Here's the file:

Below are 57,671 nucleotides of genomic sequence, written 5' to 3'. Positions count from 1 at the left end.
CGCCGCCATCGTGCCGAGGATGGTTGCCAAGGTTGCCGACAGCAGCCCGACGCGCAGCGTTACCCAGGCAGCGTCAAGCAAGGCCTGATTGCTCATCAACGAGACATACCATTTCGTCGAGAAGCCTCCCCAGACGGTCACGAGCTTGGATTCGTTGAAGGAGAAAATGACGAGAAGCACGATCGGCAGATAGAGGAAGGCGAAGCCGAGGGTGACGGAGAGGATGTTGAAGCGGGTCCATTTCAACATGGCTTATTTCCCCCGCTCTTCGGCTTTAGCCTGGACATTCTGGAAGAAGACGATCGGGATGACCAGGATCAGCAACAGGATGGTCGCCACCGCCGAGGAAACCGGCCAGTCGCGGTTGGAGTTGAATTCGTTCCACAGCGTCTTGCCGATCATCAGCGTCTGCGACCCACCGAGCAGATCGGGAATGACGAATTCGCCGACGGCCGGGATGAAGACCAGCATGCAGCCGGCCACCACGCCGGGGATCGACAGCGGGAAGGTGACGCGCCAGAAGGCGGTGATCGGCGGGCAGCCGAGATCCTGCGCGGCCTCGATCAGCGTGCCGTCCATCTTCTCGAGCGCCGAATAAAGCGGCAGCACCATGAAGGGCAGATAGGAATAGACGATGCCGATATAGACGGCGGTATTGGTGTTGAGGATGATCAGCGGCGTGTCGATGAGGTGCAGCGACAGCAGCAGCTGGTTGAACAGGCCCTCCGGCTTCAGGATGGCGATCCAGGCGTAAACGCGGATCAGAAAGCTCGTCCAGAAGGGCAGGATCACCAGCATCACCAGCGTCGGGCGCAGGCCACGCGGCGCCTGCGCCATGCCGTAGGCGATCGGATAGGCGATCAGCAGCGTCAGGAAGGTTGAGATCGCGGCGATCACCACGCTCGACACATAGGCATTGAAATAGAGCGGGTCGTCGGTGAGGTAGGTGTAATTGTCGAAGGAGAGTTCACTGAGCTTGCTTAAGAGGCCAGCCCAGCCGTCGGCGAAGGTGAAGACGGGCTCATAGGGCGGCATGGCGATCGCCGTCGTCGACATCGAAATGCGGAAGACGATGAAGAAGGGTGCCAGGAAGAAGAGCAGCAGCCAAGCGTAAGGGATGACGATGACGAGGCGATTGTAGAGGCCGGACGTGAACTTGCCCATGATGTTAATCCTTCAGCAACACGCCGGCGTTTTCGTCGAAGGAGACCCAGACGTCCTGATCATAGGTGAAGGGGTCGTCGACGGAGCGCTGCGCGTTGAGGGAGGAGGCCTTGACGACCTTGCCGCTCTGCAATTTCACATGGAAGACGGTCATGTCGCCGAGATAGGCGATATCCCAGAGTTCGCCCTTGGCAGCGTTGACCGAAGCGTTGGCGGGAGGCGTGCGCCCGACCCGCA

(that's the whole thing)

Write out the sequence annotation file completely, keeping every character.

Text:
Below are 57,671 nucleotides of genomic sequence, written 5' to 3'. Positions count from 1 at the left end.
CGCCGCCATCGTGCCGAGGATGGTTGCCAAGGTTGCCGACAGCAGCCCGACGCGCAGCGTTACCCAGGCAGCGTCAAGCAAGGCCTGATTGCTCATCAACGAGACATACCATTTCGTCGAGAAGCCTCCCCAGACGGTCACGAGCTTGGATTCGTTGAAGGAGAAAATGACGAGAAGCACGATCGGCAGATAGAGGAAGGCGAAGCCGAGGGTGACGGAGAGGATGTTGAAGCGGGTCCATTTCAACATGGCTTATTTCCCCCGCTCTTCGGCTTTAGCCTGGACATTCTGGAAGAAGACGATCGGGATGACCAGGATCAGCAACAGGATGGTCGCCACCGCCGAGGAAACCGGCCAGTCGCGGTTGGAGTTGAATTCGTTCCACAGCGTCTTGCCGATCATCAGCGTCTGCGACCCACCGAGCAGATCGGGAATGACGAATTCGCCGACGGCCGGGATGAAGACCAGCATGCAGCCGGCCACCACGCCGGGGATCGACAGCGGGAAGGTGACGCGCCAGAAGGCGGTGATCGGCGGGCAGCCGAGATCCTGCGCGGCCTCGATCAGCGTGCCGTCCATCTTCTCGAGCGCCGAATAAAGCGGCAGCACCATGAAGGGCAGATAGGAATAGACGATGCCGATATAGACGGCGGTATTGGTGTTGAGGATGATCAGCGGCGTGTCGATGAGGTGCAGCGACAGCAGCAGCTGGTTGAACAGGCCCTCCGGCTTCAGGATGGCGATCCAGGCGTAAACGCGGATCAGAAAGCTCGTCCAGAAGGGCAGGATCACCAGCATCACCAGCGTCGGGCGCAGGCCACGCGGCGCCTGCGCCATGCCGTAGGCGATCGGATAGGCGATCAGCAGCGTCAGGAAGGTTGAGATCGCGGCGATCACCACGCTCGACACATAGGCATTGAAATAGAGCGGGTCGTCGGTGAGGTAGGTGTAATTGTCGAAGGAGAGTTCACTGAGCTTGCTTAAGAGGCCAGCCCAGCCGTCGGCGAAGGTGAAGACGGGCTCATAGGGCGGCATGGCGATCGCCGTCGTCGACATCGAAATGCGGAAGACGATGAAGAAGGGTGCCAGGAAGAAGAGCAGCAGCCAAGCGTAAGGGATGACGATGACGAGGCGATTGTAGAGGCCGGACGTGAACTTGCCCATGATGTTAATCCTTCAGCAACACGCCGGCGTTTTCGTCGAAGGAGACCCAGACGTCCTGATCATAGGTGAAGGGGTCGTCGACGGAGCGCTGCGCGTTGAGGGAGGAGGCCTTGACGACCTTGCCGCTCTGCAATTTCACATGGAAGACGGTCATGTCGCCGAGATAGGCGATATCCCAGAGTTCGCCCTTGGCAGCGTTGACCGAAGCGTTGGCGGGAGGCGTGCGCCCGACCCGCA